In a broadscale review of trading books, the Bank of England's (BoE) Prudential Regulation Authority (PRA) has revealed that it will assess whether the current controls around trading are "fit for purpose."
Speaking to the Financial Times online, Andrew Bailey, Chief Executive of the PRA said the PRA will scrutinise "governance and controls around the introduction and maintenance of trading algorithms, and the potential system-wide impact of crowded positions and market liquidity."
Attention has heightened around High-Frequency Trading (HFT) following the arrest of Navinder Singh Sarao, dubbed the 'Hound of Hounslow', who is currently fighting extradition to the US where he is being indicted for allegedly contributing to the US stock market 'Flash Crash' five years ago.
Asset managers are coming under increasing scrutiny in many countries; the Financial Stability Board in Basel will soon reveal plans for how to decide whether asset managers should be judged "systematically important" and, consequently, subject to tighter supervision and capital requirements.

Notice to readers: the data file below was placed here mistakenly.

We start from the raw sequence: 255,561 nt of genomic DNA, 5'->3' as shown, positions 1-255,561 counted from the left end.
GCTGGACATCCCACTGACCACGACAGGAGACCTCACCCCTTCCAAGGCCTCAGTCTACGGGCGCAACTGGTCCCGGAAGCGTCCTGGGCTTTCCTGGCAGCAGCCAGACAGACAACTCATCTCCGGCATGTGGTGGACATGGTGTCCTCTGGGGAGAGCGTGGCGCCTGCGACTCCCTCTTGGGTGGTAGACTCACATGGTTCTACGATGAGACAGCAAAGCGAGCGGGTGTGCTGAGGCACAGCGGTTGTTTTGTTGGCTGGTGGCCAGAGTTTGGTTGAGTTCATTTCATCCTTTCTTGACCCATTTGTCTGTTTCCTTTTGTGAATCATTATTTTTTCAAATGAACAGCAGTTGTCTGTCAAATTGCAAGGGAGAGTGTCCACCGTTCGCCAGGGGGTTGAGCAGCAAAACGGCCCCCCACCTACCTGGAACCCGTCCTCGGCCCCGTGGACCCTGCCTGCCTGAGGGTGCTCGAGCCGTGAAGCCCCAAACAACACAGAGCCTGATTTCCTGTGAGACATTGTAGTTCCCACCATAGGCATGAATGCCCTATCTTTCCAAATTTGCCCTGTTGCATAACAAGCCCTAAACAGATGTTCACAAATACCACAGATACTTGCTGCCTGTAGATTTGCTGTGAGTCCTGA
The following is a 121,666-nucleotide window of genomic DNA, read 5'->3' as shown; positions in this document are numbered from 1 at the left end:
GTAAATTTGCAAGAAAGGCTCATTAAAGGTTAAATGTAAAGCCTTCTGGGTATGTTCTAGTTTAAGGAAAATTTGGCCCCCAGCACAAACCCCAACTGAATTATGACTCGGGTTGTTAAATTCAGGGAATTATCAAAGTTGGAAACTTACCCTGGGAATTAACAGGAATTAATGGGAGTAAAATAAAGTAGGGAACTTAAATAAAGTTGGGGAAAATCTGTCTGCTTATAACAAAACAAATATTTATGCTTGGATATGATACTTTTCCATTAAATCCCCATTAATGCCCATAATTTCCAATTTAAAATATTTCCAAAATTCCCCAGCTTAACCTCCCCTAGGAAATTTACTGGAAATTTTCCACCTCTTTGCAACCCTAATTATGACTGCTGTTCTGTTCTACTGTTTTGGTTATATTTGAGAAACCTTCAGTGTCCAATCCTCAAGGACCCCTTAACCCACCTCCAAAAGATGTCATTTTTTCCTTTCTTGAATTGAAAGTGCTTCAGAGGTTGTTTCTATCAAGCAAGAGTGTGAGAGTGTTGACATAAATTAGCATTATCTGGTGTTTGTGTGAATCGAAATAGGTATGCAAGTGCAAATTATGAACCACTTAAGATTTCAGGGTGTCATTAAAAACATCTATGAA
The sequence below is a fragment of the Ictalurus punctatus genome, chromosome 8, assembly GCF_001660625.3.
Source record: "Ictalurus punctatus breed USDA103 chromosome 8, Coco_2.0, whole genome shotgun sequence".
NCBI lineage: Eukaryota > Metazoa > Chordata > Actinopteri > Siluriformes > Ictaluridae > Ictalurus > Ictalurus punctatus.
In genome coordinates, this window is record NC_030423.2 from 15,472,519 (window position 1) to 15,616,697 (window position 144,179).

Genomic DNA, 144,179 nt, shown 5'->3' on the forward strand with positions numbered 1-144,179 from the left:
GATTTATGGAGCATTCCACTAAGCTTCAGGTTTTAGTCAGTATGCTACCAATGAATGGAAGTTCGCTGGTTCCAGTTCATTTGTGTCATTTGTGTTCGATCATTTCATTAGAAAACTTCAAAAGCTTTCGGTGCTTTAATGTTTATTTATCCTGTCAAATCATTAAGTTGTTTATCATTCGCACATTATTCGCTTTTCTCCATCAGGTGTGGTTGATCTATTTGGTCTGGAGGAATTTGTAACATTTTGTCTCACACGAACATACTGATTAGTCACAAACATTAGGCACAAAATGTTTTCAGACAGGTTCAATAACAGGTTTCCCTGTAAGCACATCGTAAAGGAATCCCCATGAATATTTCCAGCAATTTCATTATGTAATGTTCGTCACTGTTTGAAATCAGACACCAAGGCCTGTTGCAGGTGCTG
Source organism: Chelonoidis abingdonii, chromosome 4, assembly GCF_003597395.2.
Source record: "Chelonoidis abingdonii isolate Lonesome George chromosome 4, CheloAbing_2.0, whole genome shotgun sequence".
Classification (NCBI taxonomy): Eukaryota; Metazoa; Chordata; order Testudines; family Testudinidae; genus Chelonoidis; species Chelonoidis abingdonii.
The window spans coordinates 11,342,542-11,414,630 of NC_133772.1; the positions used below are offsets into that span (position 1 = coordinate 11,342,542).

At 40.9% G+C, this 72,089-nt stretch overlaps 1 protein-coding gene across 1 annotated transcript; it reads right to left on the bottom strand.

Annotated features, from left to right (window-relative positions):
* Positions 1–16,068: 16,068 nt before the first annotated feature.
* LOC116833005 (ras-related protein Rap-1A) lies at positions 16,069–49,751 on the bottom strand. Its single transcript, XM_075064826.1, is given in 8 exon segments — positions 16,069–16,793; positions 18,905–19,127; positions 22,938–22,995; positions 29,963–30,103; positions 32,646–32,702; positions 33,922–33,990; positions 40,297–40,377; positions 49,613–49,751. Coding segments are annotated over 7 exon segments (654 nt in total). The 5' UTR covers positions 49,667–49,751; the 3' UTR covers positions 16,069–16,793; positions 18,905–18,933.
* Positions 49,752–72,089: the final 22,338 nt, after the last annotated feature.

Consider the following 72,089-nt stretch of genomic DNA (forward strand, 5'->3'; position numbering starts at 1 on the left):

One question the PRA is asking concerns whether asset managers should hold bigger cash buffers or easily tradable government debt in case they need to sell substantial holdings of securities.
Andrew Bailey also outlined potential responses as the requiring of funds "to hold larger liquid asset buffers to facilitate orderly redemption payments to investors, to apply more stringent leverage limits where appropriate, and to require that the redemption terms offered to investors take sufficient account of the risk that secondary market liquidity in the asserts they hold could be impaired."